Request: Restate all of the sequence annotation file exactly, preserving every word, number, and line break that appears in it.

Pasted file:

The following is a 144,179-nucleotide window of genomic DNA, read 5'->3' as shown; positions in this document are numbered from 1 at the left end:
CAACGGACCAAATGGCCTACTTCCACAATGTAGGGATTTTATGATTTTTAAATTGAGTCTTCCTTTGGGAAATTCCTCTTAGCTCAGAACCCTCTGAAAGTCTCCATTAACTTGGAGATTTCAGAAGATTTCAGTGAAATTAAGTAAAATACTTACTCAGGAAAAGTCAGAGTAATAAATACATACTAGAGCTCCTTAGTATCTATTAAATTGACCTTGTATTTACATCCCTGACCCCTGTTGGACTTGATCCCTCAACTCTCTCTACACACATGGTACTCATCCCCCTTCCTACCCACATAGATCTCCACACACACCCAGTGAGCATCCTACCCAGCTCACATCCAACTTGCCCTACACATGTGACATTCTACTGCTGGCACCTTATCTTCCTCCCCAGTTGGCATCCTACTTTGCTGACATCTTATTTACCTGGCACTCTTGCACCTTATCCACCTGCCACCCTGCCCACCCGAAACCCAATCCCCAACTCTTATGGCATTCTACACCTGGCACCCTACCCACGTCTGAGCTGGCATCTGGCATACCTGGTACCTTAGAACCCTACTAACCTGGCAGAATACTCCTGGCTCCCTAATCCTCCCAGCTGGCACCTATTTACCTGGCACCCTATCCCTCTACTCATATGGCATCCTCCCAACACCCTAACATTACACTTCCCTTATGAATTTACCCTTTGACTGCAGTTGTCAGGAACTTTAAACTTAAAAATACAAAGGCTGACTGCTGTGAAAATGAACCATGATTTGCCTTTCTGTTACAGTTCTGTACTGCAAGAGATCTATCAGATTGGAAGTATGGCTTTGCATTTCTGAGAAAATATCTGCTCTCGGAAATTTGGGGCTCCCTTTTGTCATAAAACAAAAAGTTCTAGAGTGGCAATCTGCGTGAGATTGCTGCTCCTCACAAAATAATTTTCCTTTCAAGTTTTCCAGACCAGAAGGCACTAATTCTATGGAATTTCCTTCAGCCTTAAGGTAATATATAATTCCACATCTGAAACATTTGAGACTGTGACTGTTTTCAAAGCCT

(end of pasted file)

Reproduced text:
The following is a 144,179-nucleotide window of genomic DNA, read 5'->3' as shown; positions in this document are numbered from 1 at the left end:
CAACGGACCAAATGGCCTACTTCCACAATGTAGGGATTTTATGATTTTTAAATTGAGTCTTCCTTTGGGAAATTCCTCTTAGCTCAGAACCCTCTGAAAGTCTCCATTAACTTGGAGATTTCAGAAGATTTCAGTGAAATTAAGTAAAATACTTACTCAGGAAAAGTCAGAGTAATAAATACATACTAGAGCTCCTTAGTATCTATTAAATTGACCTTGTATTTACATCCCTGACCCCTGTTGGACTTGATCCCTCAACTCTCTCTACACACATGGTACTCATCCCCCTTCCTACCCACATAGATCTCCACACACACCCAGTGAGCATCCTACCCAGCTCACATCCAACTTGCCCTACACATGTGACATTCTACTGCTGGCACCTTATCTTCCTCCCCAGTTGGCATCCTACTTTGCTGACATCTTATTTACCTGGCACTCTTGCACCTTATCCACCTGCCACCCTGCCCACCCGAAACCCAATCCCCAACTCTTATGGCATTCTACACCTGGCACCCTACCCACGTCTGAGCTGGCATCTGGCATACCTGGTACCTTAGAACCCTACTAACCTGGCAGAATACTCCTGGCTCCCTAATCCTCCCAGCTGGCACCTATTTACCTGGCACCCTATCCCTCTACTCATATGGCATCCTCCCAACACCCTAACATTACACTTCCCTTATGAATTTACCCTTTGACTGCAGTTGTCAGGAACTTTAAACTTAAAAATACAAAGGCTGACTGCTGTGAAAATGAACCATGATTTGCCTTTCTGTTACAGTTCTGTACTGCAAGAGATCTATCAGATTGGAAGTATGGCTTTGCATTTCTGAGAAAATATCTGCTCTCGGAAATTTGGGGCTCCCTTTTGTCATAAAACAAAAAGTTCTAGAGTGGCAATCTGCGTGAGATTGCTGCTCCTCACAAAATAATTTTCCTTTCAAGTTTTCCAGACCAGAAGGCACTAATTCTATGGAATTTCCTTCAGCCTTAAGGTAATATATAATTCCACATCTGAAACATTTGAGACTGTGACTGTTTTCAAAGCCT